'Polluter Pays' Principle May Become EU Law
EU to make polluters pay for environmental damage
Will the "Polluter Pays Principle" become law in Europe? The EU is receiving public comments on this exciting plan until July 1. Here are a few excerpts from a recent Reuters report on the subject.
The European Commission has endorsed plans to force firms and individuals who pollute the environment to be legally liable for the cost of the damage they have caused.
"We have now laid the foundations for an environmental liability regime for Europe. Polluters will effectively be held responsible for environmental damage they cause," EU Environment Commissioner Margot Wallstrom said in a statement.
The plan is aimed at reducing the frequency of environmental accidents such as the recent oil spill in France, the Commission said. However, environmental groups were disappointed the document was not more ambitious, blasting it as "completely toothless and vague".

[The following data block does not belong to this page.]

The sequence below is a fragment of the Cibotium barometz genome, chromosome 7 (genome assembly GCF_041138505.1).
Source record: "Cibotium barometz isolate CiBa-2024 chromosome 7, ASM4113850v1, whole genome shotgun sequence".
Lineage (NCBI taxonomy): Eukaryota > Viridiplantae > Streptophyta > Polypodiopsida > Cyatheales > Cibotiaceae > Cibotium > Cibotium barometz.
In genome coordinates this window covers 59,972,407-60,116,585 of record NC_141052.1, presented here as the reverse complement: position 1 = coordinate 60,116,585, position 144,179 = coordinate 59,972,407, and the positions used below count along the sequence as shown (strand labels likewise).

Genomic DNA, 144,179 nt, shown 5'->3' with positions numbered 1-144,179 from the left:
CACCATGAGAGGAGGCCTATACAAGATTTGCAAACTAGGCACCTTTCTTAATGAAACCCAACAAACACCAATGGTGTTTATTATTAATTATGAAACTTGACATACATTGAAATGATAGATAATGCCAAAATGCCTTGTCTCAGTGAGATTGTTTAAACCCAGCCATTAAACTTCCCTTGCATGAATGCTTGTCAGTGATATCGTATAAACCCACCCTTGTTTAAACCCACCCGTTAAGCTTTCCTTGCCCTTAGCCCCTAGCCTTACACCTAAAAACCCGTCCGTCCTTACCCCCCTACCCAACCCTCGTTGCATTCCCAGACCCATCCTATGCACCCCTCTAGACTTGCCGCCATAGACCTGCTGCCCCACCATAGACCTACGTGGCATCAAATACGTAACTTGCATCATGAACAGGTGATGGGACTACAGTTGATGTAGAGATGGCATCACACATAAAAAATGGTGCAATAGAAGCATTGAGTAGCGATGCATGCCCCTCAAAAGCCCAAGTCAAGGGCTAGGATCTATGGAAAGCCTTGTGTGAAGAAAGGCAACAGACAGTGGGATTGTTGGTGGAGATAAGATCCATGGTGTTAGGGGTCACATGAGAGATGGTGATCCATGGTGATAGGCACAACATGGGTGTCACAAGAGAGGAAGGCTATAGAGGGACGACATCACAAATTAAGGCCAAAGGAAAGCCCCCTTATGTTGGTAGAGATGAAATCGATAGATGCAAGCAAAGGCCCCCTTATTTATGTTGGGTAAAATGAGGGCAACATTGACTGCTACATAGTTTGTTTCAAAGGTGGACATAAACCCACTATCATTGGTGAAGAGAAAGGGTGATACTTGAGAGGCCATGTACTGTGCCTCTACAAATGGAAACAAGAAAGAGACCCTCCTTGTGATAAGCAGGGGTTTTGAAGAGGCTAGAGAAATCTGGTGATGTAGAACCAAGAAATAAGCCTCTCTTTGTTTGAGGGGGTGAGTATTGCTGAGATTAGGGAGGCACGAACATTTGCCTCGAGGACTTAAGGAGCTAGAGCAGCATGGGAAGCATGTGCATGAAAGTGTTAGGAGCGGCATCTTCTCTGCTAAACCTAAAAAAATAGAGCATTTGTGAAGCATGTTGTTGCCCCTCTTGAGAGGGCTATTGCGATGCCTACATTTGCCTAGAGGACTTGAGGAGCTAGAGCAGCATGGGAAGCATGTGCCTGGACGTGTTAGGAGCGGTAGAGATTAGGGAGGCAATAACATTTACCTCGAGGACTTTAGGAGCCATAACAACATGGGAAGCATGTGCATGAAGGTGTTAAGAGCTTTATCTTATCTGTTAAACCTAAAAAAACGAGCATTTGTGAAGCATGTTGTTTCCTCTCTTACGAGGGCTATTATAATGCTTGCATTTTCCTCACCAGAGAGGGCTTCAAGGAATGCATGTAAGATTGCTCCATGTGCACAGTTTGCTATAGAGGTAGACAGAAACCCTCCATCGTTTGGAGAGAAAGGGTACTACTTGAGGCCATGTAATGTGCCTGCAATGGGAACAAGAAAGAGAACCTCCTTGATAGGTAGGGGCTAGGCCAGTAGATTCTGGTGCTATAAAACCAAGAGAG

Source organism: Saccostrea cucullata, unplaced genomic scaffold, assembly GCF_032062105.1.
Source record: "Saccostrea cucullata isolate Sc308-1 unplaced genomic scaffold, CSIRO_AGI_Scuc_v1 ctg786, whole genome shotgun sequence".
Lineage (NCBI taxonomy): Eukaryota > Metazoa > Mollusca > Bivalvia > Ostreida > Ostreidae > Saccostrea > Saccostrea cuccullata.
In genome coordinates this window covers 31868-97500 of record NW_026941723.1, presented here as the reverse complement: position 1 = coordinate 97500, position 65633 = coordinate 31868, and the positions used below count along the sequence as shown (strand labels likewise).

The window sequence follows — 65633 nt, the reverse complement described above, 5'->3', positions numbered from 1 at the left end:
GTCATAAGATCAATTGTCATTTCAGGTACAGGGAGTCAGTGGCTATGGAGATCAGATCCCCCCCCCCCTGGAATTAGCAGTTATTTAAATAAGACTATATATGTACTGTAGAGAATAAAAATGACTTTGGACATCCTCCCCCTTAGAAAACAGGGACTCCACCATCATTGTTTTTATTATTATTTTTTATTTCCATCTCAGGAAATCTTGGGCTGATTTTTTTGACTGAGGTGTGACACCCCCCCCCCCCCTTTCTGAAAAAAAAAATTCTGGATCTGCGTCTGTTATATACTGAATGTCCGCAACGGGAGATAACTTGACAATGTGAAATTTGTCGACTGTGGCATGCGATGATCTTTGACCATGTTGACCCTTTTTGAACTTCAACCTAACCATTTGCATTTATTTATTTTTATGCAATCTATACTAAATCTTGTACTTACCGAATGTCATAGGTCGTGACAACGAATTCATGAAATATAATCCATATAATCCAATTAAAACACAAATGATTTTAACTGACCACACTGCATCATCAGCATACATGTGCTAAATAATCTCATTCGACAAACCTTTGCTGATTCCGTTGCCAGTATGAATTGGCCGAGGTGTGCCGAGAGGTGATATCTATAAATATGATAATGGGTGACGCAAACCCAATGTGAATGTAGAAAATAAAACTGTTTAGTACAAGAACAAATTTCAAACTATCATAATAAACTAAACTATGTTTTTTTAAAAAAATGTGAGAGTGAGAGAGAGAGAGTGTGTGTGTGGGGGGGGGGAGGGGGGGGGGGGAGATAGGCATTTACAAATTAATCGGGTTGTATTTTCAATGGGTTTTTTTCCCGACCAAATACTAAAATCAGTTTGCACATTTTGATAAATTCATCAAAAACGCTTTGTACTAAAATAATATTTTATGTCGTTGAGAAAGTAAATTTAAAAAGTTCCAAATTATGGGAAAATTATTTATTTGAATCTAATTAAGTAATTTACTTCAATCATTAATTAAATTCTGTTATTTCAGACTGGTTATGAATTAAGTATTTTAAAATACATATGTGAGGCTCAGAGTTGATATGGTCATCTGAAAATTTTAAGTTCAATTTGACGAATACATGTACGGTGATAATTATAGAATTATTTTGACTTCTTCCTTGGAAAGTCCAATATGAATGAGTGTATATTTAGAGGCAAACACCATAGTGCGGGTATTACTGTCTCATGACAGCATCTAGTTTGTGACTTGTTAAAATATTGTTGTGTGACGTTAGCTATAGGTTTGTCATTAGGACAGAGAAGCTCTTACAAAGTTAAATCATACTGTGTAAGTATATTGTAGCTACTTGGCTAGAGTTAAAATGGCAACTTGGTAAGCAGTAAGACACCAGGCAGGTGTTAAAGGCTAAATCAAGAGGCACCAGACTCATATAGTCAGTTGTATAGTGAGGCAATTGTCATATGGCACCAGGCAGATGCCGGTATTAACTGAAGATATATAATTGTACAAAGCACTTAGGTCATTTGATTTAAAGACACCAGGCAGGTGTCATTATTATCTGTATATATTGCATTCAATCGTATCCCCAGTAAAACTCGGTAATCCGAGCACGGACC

Although individual EU countries have liability regimes which cover damage to people and goods and contaminated sites, the issue of damage to nature has been avoided, the Commission said.
The proposals are designed to sweep away the notion that society as a whole must bear the cost of man-made environmental disasters and would force polluters to pay "for the effective restoration of the damage".
Public interest groups would be legally authorised "to step into the shoes" of public authorities which refused to enforce the directive. It would not be retroactive.
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